Northwest Arkansas Times from Fayetteville, Arkansas on April 23, 1974 · Page 8
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April 23, 1974

Northwest Arkansas Times from Fayetteville, Arkansas · Page 8

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Tuesday, April 23, 1974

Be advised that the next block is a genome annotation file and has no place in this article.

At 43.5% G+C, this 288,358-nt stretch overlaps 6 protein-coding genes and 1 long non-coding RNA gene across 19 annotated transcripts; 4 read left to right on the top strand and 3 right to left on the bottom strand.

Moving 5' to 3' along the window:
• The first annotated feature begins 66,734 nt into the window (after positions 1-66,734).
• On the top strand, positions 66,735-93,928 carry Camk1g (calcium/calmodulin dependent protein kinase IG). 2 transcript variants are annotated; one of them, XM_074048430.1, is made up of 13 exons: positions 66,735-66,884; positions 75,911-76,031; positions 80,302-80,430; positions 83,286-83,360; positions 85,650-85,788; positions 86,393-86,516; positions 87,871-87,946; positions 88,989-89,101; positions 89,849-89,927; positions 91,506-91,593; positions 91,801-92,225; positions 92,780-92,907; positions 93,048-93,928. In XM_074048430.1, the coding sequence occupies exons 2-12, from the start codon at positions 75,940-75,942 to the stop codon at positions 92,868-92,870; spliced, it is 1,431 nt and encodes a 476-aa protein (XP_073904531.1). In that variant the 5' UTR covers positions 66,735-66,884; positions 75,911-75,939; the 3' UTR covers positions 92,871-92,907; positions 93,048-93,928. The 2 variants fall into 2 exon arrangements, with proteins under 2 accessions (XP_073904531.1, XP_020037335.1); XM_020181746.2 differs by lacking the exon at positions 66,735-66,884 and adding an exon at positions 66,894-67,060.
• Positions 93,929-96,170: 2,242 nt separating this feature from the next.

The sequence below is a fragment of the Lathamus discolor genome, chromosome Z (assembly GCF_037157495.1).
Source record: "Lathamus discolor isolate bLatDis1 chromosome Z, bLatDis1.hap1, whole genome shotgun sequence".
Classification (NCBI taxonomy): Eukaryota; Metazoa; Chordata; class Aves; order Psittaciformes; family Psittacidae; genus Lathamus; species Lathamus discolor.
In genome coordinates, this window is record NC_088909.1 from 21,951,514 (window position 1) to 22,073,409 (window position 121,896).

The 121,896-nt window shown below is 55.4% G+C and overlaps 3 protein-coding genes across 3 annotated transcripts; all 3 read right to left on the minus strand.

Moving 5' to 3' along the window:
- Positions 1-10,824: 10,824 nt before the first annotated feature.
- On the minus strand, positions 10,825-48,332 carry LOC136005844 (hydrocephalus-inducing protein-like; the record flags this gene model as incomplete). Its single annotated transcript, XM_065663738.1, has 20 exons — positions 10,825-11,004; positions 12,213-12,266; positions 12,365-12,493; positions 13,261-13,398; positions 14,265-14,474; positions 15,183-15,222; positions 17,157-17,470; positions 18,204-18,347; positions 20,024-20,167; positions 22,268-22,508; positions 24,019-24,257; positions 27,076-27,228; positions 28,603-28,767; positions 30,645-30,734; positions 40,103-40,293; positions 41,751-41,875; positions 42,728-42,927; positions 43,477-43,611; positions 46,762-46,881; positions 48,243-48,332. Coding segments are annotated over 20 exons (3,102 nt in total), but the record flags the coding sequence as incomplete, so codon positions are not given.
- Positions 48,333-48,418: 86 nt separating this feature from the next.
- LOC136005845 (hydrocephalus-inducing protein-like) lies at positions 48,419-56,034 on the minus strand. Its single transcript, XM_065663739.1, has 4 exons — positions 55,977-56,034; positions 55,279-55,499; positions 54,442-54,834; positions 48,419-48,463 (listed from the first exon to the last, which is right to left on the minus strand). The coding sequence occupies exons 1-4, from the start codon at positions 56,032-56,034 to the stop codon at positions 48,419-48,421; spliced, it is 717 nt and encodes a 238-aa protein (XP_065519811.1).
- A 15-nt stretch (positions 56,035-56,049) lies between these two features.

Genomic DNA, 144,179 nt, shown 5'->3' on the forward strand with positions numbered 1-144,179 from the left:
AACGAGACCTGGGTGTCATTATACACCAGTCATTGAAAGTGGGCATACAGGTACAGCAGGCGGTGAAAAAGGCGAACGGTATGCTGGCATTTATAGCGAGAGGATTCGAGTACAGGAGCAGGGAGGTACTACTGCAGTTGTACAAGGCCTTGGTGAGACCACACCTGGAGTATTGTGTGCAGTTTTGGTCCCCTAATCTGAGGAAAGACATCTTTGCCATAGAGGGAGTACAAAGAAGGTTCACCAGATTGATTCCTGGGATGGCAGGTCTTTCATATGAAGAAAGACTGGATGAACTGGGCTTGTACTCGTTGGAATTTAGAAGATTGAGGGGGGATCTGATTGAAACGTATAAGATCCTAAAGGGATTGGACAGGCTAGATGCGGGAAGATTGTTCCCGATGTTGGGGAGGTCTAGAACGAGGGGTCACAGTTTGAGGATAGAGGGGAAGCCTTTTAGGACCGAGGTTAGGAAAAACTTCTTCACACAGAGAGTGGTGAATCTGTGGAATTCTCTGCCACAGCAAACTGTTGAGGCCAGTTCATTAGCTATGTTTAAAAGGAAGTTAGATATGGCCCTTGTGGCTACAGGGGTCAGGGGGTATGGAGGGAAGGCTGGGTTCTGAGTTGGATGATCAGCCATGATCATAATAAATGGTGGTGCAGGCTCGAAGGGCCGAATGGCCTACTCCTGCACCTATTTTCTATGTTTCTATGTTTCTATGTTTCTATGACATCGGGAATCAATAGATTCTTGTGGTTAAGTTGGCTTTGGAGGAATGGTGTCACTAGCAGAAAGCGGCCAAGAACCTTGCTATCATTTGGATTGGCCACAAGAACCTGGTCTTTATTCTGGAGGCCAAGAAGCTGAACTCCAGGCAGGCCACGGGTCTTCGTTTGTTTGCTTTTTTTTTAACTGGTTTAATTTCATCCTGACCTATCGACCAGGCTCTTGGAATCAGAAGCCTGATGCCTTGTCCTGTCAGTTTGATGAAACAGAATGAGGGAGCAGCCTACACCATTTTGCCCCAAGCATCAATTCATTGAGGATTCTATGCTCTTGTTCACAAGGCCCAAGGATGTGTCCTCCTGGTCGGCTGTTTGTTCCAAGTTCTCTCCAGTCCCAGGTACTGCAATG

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Northwtrt Arkansas TIMES, Tut*., April 23, 1974 rAYITTIVILLI, ARKANSAS Grant Hall Doctors J And K And BAAAD Billy It had been only four hours v since the New York Nets -hiade Dean Tolson their "seventh-round ABA draft choice, but already, "Tree" 'Was getting the treatment Jrom the regulars at Barnhill ·Fieldhouse. " : "Just wait'll you get up in : the air and one o [those dudes cuts your legs out from under you." said Vernon Murphy. Tolson replied that there was "an art to breaking your fall," but he couldn't convince Syl Allen, Ray Buckner. Ivan Jordan or Mike Puccio. "Look at what happened to David Thompson," they said. "Yeah, well, I would've just .grabbed hold of the rim," '..rejoined Tolson. As if to ·emphasize his point, Tree took a pass, drove the base- l i n e and executed a left. handed hesitation dunk. T h e razzing continued ..unabated: "Just think, man, the Nets already have Dr. J, "Dr. K, Billy Paultz, Wendell 'Ladner. Billy Schaeffer..." " "Schaeffer -- who's he?" asked Tolson. ? Puccio filled h i m in: -"Schaeffer is BAAAAAD, · " man. He's a 6-7 forward with "a jump shot that won't quit. '·As a pure shooter, he's 16 Uimes better than Rickey Medlock." ,. That was too much for Tpl- :s o n , who simply said, .-"Awww!" Still, never having - been to New York, he couldn't ! 'Challenge Puccio's status as -resident expert on t h e Nets. vPuccio hails from Brooklyn, .and saw New York play when .he was home in December. .-, "They have a 17,000-seal arena." said 'Poooh,' "and the fans go almost as crazy for them as they do for the Knicks." . "' The gap may narrow further, with the Knicks on the ·/brink of playoff elimination J'by Boston, and the Nets 'having swept Kentucky in -'four games. Not to mention Dave DeBusschere's switch " from Knick player to Net '"· general manager after this -'season. ' Tolson has met Doctors J and ' K (Julius Erving and "Larry Kenon), and likes the 'idea of playing with them. "But he realizes it's still very -early.. "A representative of ·the Nets called this morning," he said, "and I told him I'd "wait until after the NBA draft .to negotiate." ; Regardless of what team he,_- jsigns for, Tolson knows that" ·"making the team is the main thing." Toward that end,, he Is working to improve his jump shot, ball handling and lebound positioning. RECORD FOR WINS \ The Arkansas baseball ;team broke a record for vic- .tories in one season today, 'and never had to take the ·field to do it. Oklahoma City JJniversity was scheduled to the Razorbacks in a jioubleheader at Fort Smith, ·but the Chiefs forfeited both ·games. I That gives Arkansas a Record of 24-18. The previous Record for wins was 23, set ^n 1971 and tied last year. ;The '71 team lost 18 games ·and last year's Razorbacks Host seven. Norm DeBriyn has ."been the coach of all three '.teams. ; "I hate to get the record this way," said DeBriyn. "We'd love to play OCU, but' they're missing their two best pitchers and their best hitter. Their coach said he didn't want to come with half a team." Arkansas will complete its season this weekend on the road against Houston. The Razorbacks still have a mathematical chance to finish fourth in the Southwest Conference at 12-12. DeBriyn will start Dennis Pugh in . the single game Friday and Gerald Hannahs and Richard Miller in the Saturday twin- bill. FIRST-DOWN INDEX Many Wishbone watchers contend that the four-back offense can be stopped if its first-down plays are held to three yards or less. The Alabama passing wrinkles have modified that notion a little, and Arkansas may modify it further if conditions are favorable for the pass this Saturday at Little Rock. But in the stiff wind which eliminated the threat of the pass much of the time in the first Red-White game here, the first-down index proved reliable. There were 48 series of downs in the game, and the stakes were moved 34 times. On the 14 unsuccessful series, the first-down plays netted minus 10, minus 10, minus nine, minus three, minus two, minus one, zero, zero, one, one, two, three, five and six yards. Of the 34 successes, the first-down gain was five yards or more 23 times. When two teams are moving the chains 71 per cent of the time, as the Red and White did Saturday, a higher score than 16-16 would seem likely. But the Red team realized no points out of trips to the VVhite seven- and three- yard lines, and the White likewise fizzled at the Red seven and four. Similar goal-line difficulties plagued Arkansas l a s t fall- Saturday's failures can probably be attributed to a lack of spring work on goal-line offense, the absence of fullback Marvin Daily, and defenses which could safely gang up on the running game. But the coaches will work hard this week at finding some keys to the end zone. A few Red players groused ..after,,Saturday's game that ''the'"White team had been given an "extra play," as a result of a fourth-down penalty that came before the whistle 1 couldn't be refused. . tally, it was the Red team ;hat got the extra play. It came after the clock had expired at the end of the third period. An extra light on the third zero of the Scoreboard clock made it appear that eight seconds remained, so the officials allowed the Red to snap the ball on second and five. Still with the wind, quarterback Mark Miller completed a screen pass to Alan Watson for 11 yards and the first Red first down of the second half. Or rather, of limbo. The clock never moved. It was Miller's only completion of the day, and I doubt if he'll give it back. innnniiiiiniiDiiiiinMiiiiinnmaniiiiiit Professional Baseball Baseball At A Glanco By The Assoclnlcd Press National League East W L I'd. Git Montreal 8 2 .800 -- Philaphia 9 5 .643 1 St. Louis 9 7 .51)3 2 Chicago 6 5 .545 2V4 New York 3 9 .250 6 Pittsburgh 3 10 .231 614 West Los Angeles 10 5 .667 -Houston 10 7 .588 I San Fran 9 7 .563 Itt Cincinnati 7 7 .500 2tt Atlanta 8 9 .471 3 San Diego 4 13 .235 7 Monday's Results Houston 7. Atlanta 0 Only game scheduled Tuesday's Games Chicago (Frailing 2-0) at Cincinnati (Blllirigham 2-1). N ' Houston (Konicczny 0-1) at St. Louis (Sicbeft 1-1). N New York (Matlack 1-0) at San Diego (Jones 0-4), N Philadelphia (Schueler 0-2) at Los Angeles (Rau 1-0). N Montreal (Torres 2-0) ot San Francisco (Bradley 2-1). N Only games scheduled Wednesday's Games Chicago at Cincinnati Montreal at San Francisco Pittsburgh at Atlanta, N Houston at St. Louis. N New York at San Diego, N Philadelphia at Los Angeles, N Boston 9 Milwaukee ...v York Baltimore Detroit Cleveland California 9 6 .600 Oakland 8 6 .571 Texas 8 6 .571 % Minnesota 7 6 .538 1 Konsas City 4 B .333 3V4 Chicago 4 9 .308 4 Monday's Results Boston 4, Kansas City I Only game scheduled Tuesday's Games Oakland (Hunter 3-0) at :ieveland (G. Perry 1-1) Kansas City (Fitzmorris 0-0) at Boston (Drago 1-0) California (Tanana) 2-1) at Baltimore (Grimsley 2-1), N Minnesota (Woodson 0-1) at Detroit (LaGrow 0-1), N Milwaukee (Slaton 1-1) at Chicago (Kaat 0-0), N Snly games scheduled Wednesday's Games Oakland at Cleveland Kansas City at New York California at Baltimore, N Minnesota at Detroit, N Boston at Texas. 9 N Milwaukee at Chicago. N \NFL Considers Big Expansion Program NEW YORK AP) -- The National Football League, which may lose dozens of players in 1975, begins talking seriously today about the possibility of adding anywhere from one to five teams that year. The 26 NFL teams, concerned about unresolved negotiations with its players and potential competition from the infant World Football League, begins what is expected to be at least three days of meetings to mull over the granting of franchises Kung Fu Entries Collect Honors - Winners al the second annual Kung-Fu Nalional Karate Tournament held recently in Springfield, Mo., included Fayetteville and Springdale sludenls of the Tae Kwan Do Karate Academy. Randy Chamhliss t o o k first place in the Black Belt division demqnstralion. Leon Snearly. Jr. finished first in Brown Belt free sparring and second in Brown Belt kata. Joey Boersma placed first in Blue Belt kata and Tommy Rogers was third in Green Belt kata. Others from Ihe Academy who attended the tournament were Jim Johnston, Joe Hall. Jennifer Kreie, Steve Calci Davirl Carlton. Rusty Simpson and Randy Beard. Legion Practice American Legion basebal Coach Dick Harris announcer today that there will be a prac tice Wednesday afternoon *:» at the Legion Field. o Memphis, Seattle. Phoenix, Tampa and Honolulu. In the last NFL expansion, .he Cinicnnati Bengals joined ;he league in 1968 at a cost ol about $8.5 million. This time he entry fee will likely exceet $10 million. If the NFL does decide to expand. Ihe guess is il will add two teams for the 1975 season. If there are "favorite" anc 'longshot" roles, they belong to Memphis and Honolulu, respectively, thanks to the emergence of the 12-team WFL, preparing to begin competition in July. Memphis was originally a part of the WFL's plans -- but he city told the league thanks ... but no thanks." It said it was holding out for a shot at an NFL team. But remote Honolulu, affect ed by scheduling and travel problems stemming from the nergy crisis, perhaps further dimmed its NFL prospects by accepting a WFL franchise That created the possibility ol an unpredictable legal battle "or a limited audience of only 150,000, smallest regional popu ation of the five candidate cities. New Athletic Director Hired HEBER SPRINGS, Ark (AP) -- Clyde Dorrough, the high school football coach at Eudora, is the new athletic director and head football coach at Hcbcr Springs High School. Dorrough was named the outstanding coach in Region 8r-AA last year. His nine-year over-al coaching record is 55-37. He also has coached at Gillette, McGehee, Foreman and White Hall. East W 7 9 7 5 10 Pet. .643 .636 .563 .538 .385 .286 GB League Leaders American League BATTING (35 at bats) - R.Jackson, Oak, .400; Stanton Cal, .397; Carew. Minn, .397 RUNS - Bancio. Oak. 13- f.Nettles. NY. 12; Stanton. Cai 12; Rivers, Cal, 12; R.Jackson Oak, 12. RUNS BATTED IN -- R.Jackson, Oak, 21; G.Netties NY, 20. HITS -- Stanton, Cal, 23: Carew, Min, 23; R.Jackson Oak, 22. DOUBLES - R.Jackson Oak. 7; Rudi, Oak 7; Stanton Cal, 6; Healy. KC, 6. TRIPLES -- Garcia, Mil- 3; Valentine, Cal, 3; Freehan Del, 2; Rivers, Cal, 2; Darwin Min, 2; Ferrer, Min. 2; Camp aneris. Oak 2; Grieve Tex, 2. HOME RUNS -- G.Netties NY, 9; R.Jackson, Oak, 7 STOLEN BASES -- Patek KC, 8; Lowenstein, Cle, 5. PITCHING (2 Decisions) Killer, Del. 3-0, 1.000, 0.53 C.Wright. Mil. 3-0, 1.000. 1.38. STRIKEOUTS -- Blyleven Min. 32; N.Ryan. Cal. 29. National League BATTING (35 at bats) Hebner. Pgh. .400; Monday Chi. .386; Unser. Phi. .386. RUNS - Brock. SIL, 16; Ce dene. H t n , 15; Wynn, LA, 15 Bonds. SF. 15. RUNS BATTED IN - Ce deno Htn, 23: T.Perez. Cin. 17 Wynn LA 17. HITS -- Cecleno. Iltn, 25 Maddox SF. 24. DOUBLES -- Rose, Cin, 7 Simmons. StL, 6: Conception Cin 6; Cedeno. Htn. 6. TRIPLES -- Hutton. Phi. 2 Simmons, StL, 2; Garr, All. 2 32 Tied Witti I. HOME RUNS -- T.Pere? Cin. 6; Wynn, LA. 6: Hebner Pgh. 5; Garvey. LA, 5. STOLEN BASES -- Cedcno Htn. 10; Brock, StL, 8; Lopes LA. 8. PITCHING (2 Decisions) -John, LA, 4-0, 1.000, 1.09; Ro gers, Mon. 3-0. 1.000. 3.12. STRIKEOUTS -- P.Nickro All. 29: Carlton. Phi. 27. Forced To Resign BREST. France (AP) -- Erl l a b u r l y brought his yacht Penduick VI. into port her Monday night after bein forced to abandon the Round the-World Race only a few hun dred miles from the finish l i n In Britain. The unluckiest man of th race, Tabarly twice had th mainmast break during th marothon event. Finally a wek on the mast broke again in th Atlantic on the last run t Plymouh. Though he made temporary repairs, the mast risked break ing again and Tabarly aban doned the event and r a n fo Brest. He sold he did not thin: the basic design of the yach was at fault. "Penduick lias n! the qualities needed. In a month we will set off again fo the Newport - to - Bcrminds Race." Boston Wins 4-1 Yaz Shells Kansas City BOSTON (AP) -- Closing in n his 35th birthday, Carl 'nstrzemskl of tho Boston Red ox is playing like « spritcly id. Ho resembles tho Yaz who ·on the American League's riplo Crown in 1967, but he reuses to look back. "I'll never [orgct '67 because had such a wonderful yenr nci we won the pennant, but Here's no sense in looking ack," Yaz said Monday night fter hitting two homers and a ingle for three runs balled in n Boston's 4-1 victory over the Kansas City Koyals. It was the only game played In the American League. In the lone National League game scheduled Monctny night, the Houston Astros blunked the Atlanta Drnves 7-0, TEAM CAPTAIN Yaz. named team captain by new Manager Darrell Johnson in spring training, is wrecking opposing pitchers. He is butting .360 with six homers and five doubles among his 18 hits in triggering the Red Sox into the AL East lead with a 9-5 record. His slugging percentage? A whopping .860. And it has resulted in 16 runs batted in. He also leads the Red Sox with 11 runs scored. Ynsli'zcmskl. whoso single scored n run in the first, itminu. drilled a shot over the Huston bullpen Into the bleachers In right center for his homer in the sixth. Then, in the eighth, he lined a shot into straightaway center for another homer. "Yes, I would say that he's swinging a pretty good bat." Boston Manager Darrell Johnson said with a smile after the Red Sox' fourth consecutive victory. "We need him, and he knows it." Yaz, who will be 35 in August, singled and grounded out against Kansas City slarler Nelson Driles, He unloaded tho homers iigalnsl reliever Joe Hoerncr, who went looking for another pitch to throw tho Boston slugger Ihe next time he faces him. ASTROS 7, BRAVES 0 "I'm. only a growing boy." said Cesar Cedcno a f t e r blasting a pair of homers to back Claude Osteen's seven-hit shutout pitching. "I've got some power now and I'm going to get some more. "I'm only 23. I think my power will be to all fields when I get my full strength." Cedcno followed Roger Metzgor's single with a two-run blast off Koric Harrison In tho Astros' tihi'cc-iiin f i f t h - IIu hit a three-run blast In the seventh, following Greg Gross' double and a walk to Mctzger. Mis third and fourth homers of the season gave him 23 runs batted in, pushing him into tho major league lead. The shutout was Osteen s first with the Astros and 39th of his major league career, ranking him second to the 55 posted by St. Louis ace Dob Gibson among active pitchers. Ramay Indians Collect First In Pre-Regional Junior High Event The Ramay Indians warmed o the Monday sunshine for 67 -3 points and first place in a pre-regional junior high track meet here. Woodland a n d Springdale Southwest finished second and hird with 60 and 40 1-3 points respectively, but coaches Dick larris of the Cowboys and Tommy Lester of the Cougars probably wished the rain had lever stopped. Woodland lost versatile Tracy Faneher midway through the meet when he injured his left lip five steps from the finish :f the 100-yard dash. Faneher von his heat in 11.65. but placed ;econd to teammate Jim Mills' .1.25. Faneher sat out the 220 and 440 dashes, the mile relay a n d the remainder of the high jump vhere his early 5-2 jump landed lim in fourth place. Mills won .he 220, Trumbo the 440 and Voodland the mile relay, but Harris was still concerned about Fancher's availability for ;he regional meet here Friday. As Lester noted. "We can eat Woodland, but we can't eat Fancher. He's one of the jest athletes I've seen in this area." Ramay Coach Gerald Daily added, "I hope he can go Friday. He deserves to compete." Before his injury, Fancher put the shot three times. His est throw of 53-6% edged ?amsy's Jim Elliott, who threw 32-lOVz. Fancher also won the ong jump at 17-3. Lester bemoaned the fact that Southwest pole vaulter Darren Jelozier bruised a heel, sprinter Troy Howard skinned himself n a fall and Scott Phillips Buffered a groin pull. "I wish ve'd stayed home," said t h e Cougar coach. By contrast, things went so well for Ramay that its number wo mile relay team of Ronald lammons, Wolfgang Albrecht, John Jenkins and Mike Green 'inished second ahead of the regulars. "They'd been asking o run all year," said Daily. Jim Luper of Ramay ran his best time of 2:11.1 in winning he 880. Also grabbing first- place ribbons for the Indians vere Todd Darter in the 120- yard low hurdles. Ned Parette n the discus and Rick Boger :n the pole vault. Springdale Central finished Fourth in the meet with 18 joints, followed by Rogers with 14 1-3, Prairie Grove with six and Huntsville with two. In the eight-grade division, riogers won with 61'/z points. Prairie Grove was second with iOVz and Woodland third with 17. Next were Ramay with 27. Southwest with 13, Huntsville with 10 and Central with seven. Porker Netl era Blank NEO 9-0 TAHLEQUAH, Okla. -- The Arkansas tennis team won its Fourth straight love match Monday, 9-0 over Northeastern Oklahoma State. Brian Sakey was the only Razorbaek taken to three sets He beat Phillip Carter 2 6 , 6-2 6-2. "Carter once beat Jimmy Connors in a 12-and-under match," said Arkansas Coach Jeff Cook. "He didn't miss any thing in the first set, but Brian came back in good style." In the other singles matches Mike Vogl defeated Gary Dona than 6-2, 62; Tom Grisak bea Michael Elsky 6-4, 7-5; Bruce Clark downed Jerry Hales 6-4 6-0; Mark Willingham white washed Ronald Babb 6-0, 6-( and Mark Braunstein took Louis White 6-1, 6-2. Sakey and Vogl topped Carter and Hales for their 20th doubles victory in 21 matches. Grisal and Clark beat Donathan a n c Elsky 6-1, 6-0 and the new team of Willingham and Braunstcin whipped Babb and White 6-1 6-0. Clark still leads the A r k a n s a i singles regulars with an 18-' record, followed by Vogl at 18-5 Sakey at 17-5 and Grisak a 16-6. Braunstein is 3-0 and Willingham 2-1. Of the four Razorbacks who sat out Monday, Herbert Tho mas leads at 4-0. Mike Palmer is 1-0, Joe Hickey 11-7 anc Randy Jackson 11-8. Hickey am Jackson are 12-6 in doubles while Grisak and Cfark arc 2-1 Grisak has played with five different partners for an ovcral 12-8 record. Arkansas has three malclie.' left, all at home. Oral Robert?. University will he the opponent Thursday afternoon, followed by Tulsa on Saturday and Austin Peay on Wednesday. THE RESULTS 410-YAHD HEI.AV 1. Woodland 49.7 2. SouUnvest 3. Itamny -1. Central 5. Rogers 1ZO.YA11D LOW HURDLES 1. Darter, natnay 16.75 2. Duell Itamoy 3. Burlo'n, Centra] I. Phillips. Woodland 5. Gulp, Southwest ' 100-YARD DASH 1. Mills, Woodland 11.25 2. Faticlier. Woodland 3. Baker, Southwest ·I. Eciisini. Southwest 5. Watson, Himlsvtlln SHOT PUT 1. Fanclier. Woottlitnd 53-6H 2. ElHolt, Ramay 3. Martin, Southwest ·I. Barlon, Central 5. Ricks. Woodland BSD-YARD RSLAY 1. Woodland 1:43,65 2. Ramay 3. Rogers ·I. Prairie Grove 5. lluntsvlllo DISCUS 1. Parctte, Raniay 113-11 2. Pjanalto. Southwest 3. Day, Central 4. Hunstcker. Rogers 5. MarUn, Southwest 110-YARD DASH 1. Truinbo. Woo ill and 58.35 2. Green, Hamay 3. Dean, Central 1. Stotil. Southwest 5. Lebtond, Nnmay HIGH JUMP . Charlesworth, Southwest 5-6 2. Davis, Rogers 3. Trumbo. Woodland 4. Fancher, Woodland 5. ( H e ) Shaw, namay: Cordes. South' vest and Shelton Rogers 1'OLK VAULT 1. Roger, Ramay 100 2. Yeager, Southwest 3. (tie) Shelton. Rogers; Franco, South- vest and Robertson, Central LONG .IU.MP 1. Fanchor, Woodland 17-3 2. Darter, Rnmay 3. Snaw, Ramay 4. Leblond. Hamay 0. Phillips, Southwest 880-YAIin KUH 1. Ltiper, Ramay 2:11.1 2. Helm. Prairie Grove 3. Curlslnger. Ramay 4. Ingrain, Rogers 5. Lambrick. Southwest 2M-YARB RU.V 1. Mills, Woodland 25.35 2. Baker, Southwest 3. Leblond, Ramay 4. Morrow, Central 5. Darler, Ramay JIU.K KELAY 1. Woodland 4:05.4 2. Ramay no. 2 3. Ramay no. 1 4. Southwest 5. Centra! Hogs Correct Mistakes, Try To Get Healed Monday marked the 16lh ol 20 spring practices for the Ar cansas Razorbacks, and the second without pads. "We thought we'd try to get some of our injured people lealed," explained offensive "ine Coach Mervin Johnson. 'We concentrated on goal-line offense, and tried to correct our Saturday mistakes." Johnson met the press for oach Frank Broyles, who lefi :he workout 15 minutes early :o attend a meeting of the Fort Smith Quarterback Club. Asked if Saturday's Red White game resulted in any player promotions, Johnson said. "Just one. Ron Fulcher earned a shot at the starting right offensive guard position ahead of R. C. Thielemann They've been running close al spring." Fulcher's most memorable play Saturday came on a third and-10 screen pass from Whiti quarterback Scott Bull to Barn abas White. Fulcher threw block which enabled W h i t c to gain 12 yards and a first clown. After the game, Broyles hac said t h a t the coaches wcri anxious to see films of thC'tigh ends and linebackers. Monday Johnson noted, "We didn' really get great play for eithe position. "Billy Burns has the mos experience of our linebackers and he couldn't play. The ligh end play left a lot to b d e s i r e d , although Mickey Billingsley played well. H graded the best." Billingsley is a freshman whi was a teammate of R o n . Don and Dick Fulcher at Benton. Last Thursday, he wai wide eyed at the prospect of hii first Red - White g a m e "I've never seen tins k i n d o enthusiasm before a game," hi said. He Indicated that playeri on both sides wore quite inten on winning, but hastened d add, "We'll still be friend when it's over." Johnson said quarterback Mark Miller and Scott Bui graded "about equally." Bntl had trouble executing the option play, an area Johnson salt would be stressed in a con trolled scrimmage t o d a y o r Wednesday. He also forecas more goal-line and passing cm phoxis. · . . Milwaukee coach Larry Costello and two of his assistants express their concern SIDELINE COACHING during a tense moment in the NBA playoff game between the Bucks and Chica- go Bulls. Milwaukee won t 115-' 09 lo sweep lite NBA series 4-0. (AP Wirenlioto) Robertson Provides Spark Bucks Blitz Bulls CHICAGO (AP) -- "The Big J," deadly as ever, and "The 3ig O," evergreen pro. have he Milwaukee Bucks primed and ready to strike for the Na- ional Basketball Association championship. The Bucks exploded in the second half for a 115-99 goring of the Chicago Bulls Monday Texas Leads SWC Golf; Porkers Last HOUSTON -- Jim Mason shot a 71-37-108. even par through 27 holes, to lead Texas to a six-stroke advantage half-way through the Southwest Conference golf tournament at Bear reek Monday. Texas had a four-man total of 450. followed by Houston at 456, Texas Tech at 461, SMU at -164 and Texas AM at 465. Rice was sixth with a 481 score, followed by TCU at 187. Baylor at 488 and Arkansas at 504. Mark DeBolt of SMU set a course record of four-under-par 68 on the first 18 holes and added a 40 to lie Mason for the low individual score. Keith Fergus of Houston was thirt with 72-38-110. "It's looking pretty sad for us," said Arkansas Coach Bob Slusarek. "We just had one ol those days. We're a long way from third or fourth place which was what we needed for a possible NCAA bid." Freshman John Wcston lee the Razorbacks with an 81-42 123. Three Porkers tied at 127: Bo Baumeister, with 82-45, Bil Brov n. with 84-43 and Latt Bachelor, with 87-40. Scott Seller had an 86 and a 42 for 128. "This course is only two years old. and there's not much grass," noted Slusarek. "These Texas schools play often on lean grass, but we're used lo a lot more, "The front nine here is very long and very narrow. The course is 7100 yards long, hut we'll be playing the shorter back nine twice, today." Slusarek said the weather looked threatening all day Mon day. hut only sprinkled n little. The 54-holc tournament wil conclude today. night in the Chicago Stadium to valtz off with a four-game sweep of their Western Conference final series. Milwaukee now marks time, awaiting the NBA title showdown against the winner of the current Eastern final series be- .ween the Boston Celtics and the New York Knicks. The Boston-New York argument resumes Wednesday night n Boston with the Celtics holding a 3-1 edge in the best-of-7 series. NBA PLAYOFFS In the American Basketball Association, Indiana kept alive Monday night in the Western Division playoff with Utah, win- ling 110-101 to trail 3-2 in the quest to face New York in the ABA title round. As Milwaukee advanced to the f i n a l NBA round with eight victories in nine playoff games against the Los Angeles Lakers ind Bulls, Kareem Abdul-Jab- jar sky-hooked 38 points and plucked off 24 rebounds. But it was the 35-year-old Robertson who applied the coup de grace to the overmatched Bulls. Big 0, in his 14th NBA Tournament Upsets JOHANNESBURG - Un seeded A n d r e w Pattison of Rlio desia defeated Cliff Drysdnle ol South Africa and sixth-seeder John Alexander of Australia beat Tnm Gnrrmin ol Seattle lo move inlto the f l n u l s of the $50,005 Clows Classic Tcnnia Tour- miment. season, went scoreless as the Bulls fought to a 52-48 halftime lead, but then he turned the tide with three quick basket's starting the second half. Robertson scored 10 of his game total of 16 points in the third quarter when the Bucks broke the game open with 12 unanswered points to surge ahead 75-66 and then coast to an easy victory. "I never saw Oscar play any better. He simply turned the game around for them," said unhappy Bulls Coach Dick Mot- la, whose club was obliterated in its first NBA second-round e f f o r t in history. In the ABA, Indiana's Pacers stayed alive against the Utah Stars, after once trailing 3-0 in their series, on 29-points each by Mel Daniels and George McGinnis. Utah missed the services of ailing Zelmo Beaty, who also may be benched by an infection for Thursday's sixth contest at Tcrre Haute, Ind. New York gained the ABA title round with n four-game sweep against Kentucky in thoir Eastern final series. Ozark Glasslcmds Angus Association Sale Saturday, April 27,1974 1:00 P.M. CDT Farmers Livestock Auction Co. Springdale, Arkansas Selling---100 Lots 17 Big Strong Service Ago Bulls 13 Top Quality Yearling Bulls 16 Fancy Open Heifers 54 Bred Heifers, Cows and Cows w/Calves There are many cows selling with calf at side and rebrcd to the top sires in this area In this sale you will find tho' Top Sires In America represented, coming from some of the loading herds of Missouri, Oklahoma, and Arkansas. Tho prepotent blood of Ihe Big El bans, Canadian Colossal, Wcstren Canadian, Emulous and Wyo, Marshall bulls that have established tho Angus breed as tho Best, are all rop- ra'senloe! in this offering. JOE HAMILTON, Sale Manaflor, Box 458, Harrison, Ark. 72601 OFFICERS: William It. Porter, Prnslrtnnt (Jamttn, ArK Byron WnRncr, Vice-President Benlonvlllc, Ark. Jack Terry, Scc.-Trcns Ilnncfm Prlniavcra, Garficld COL. NICK IMAN, Auctioneer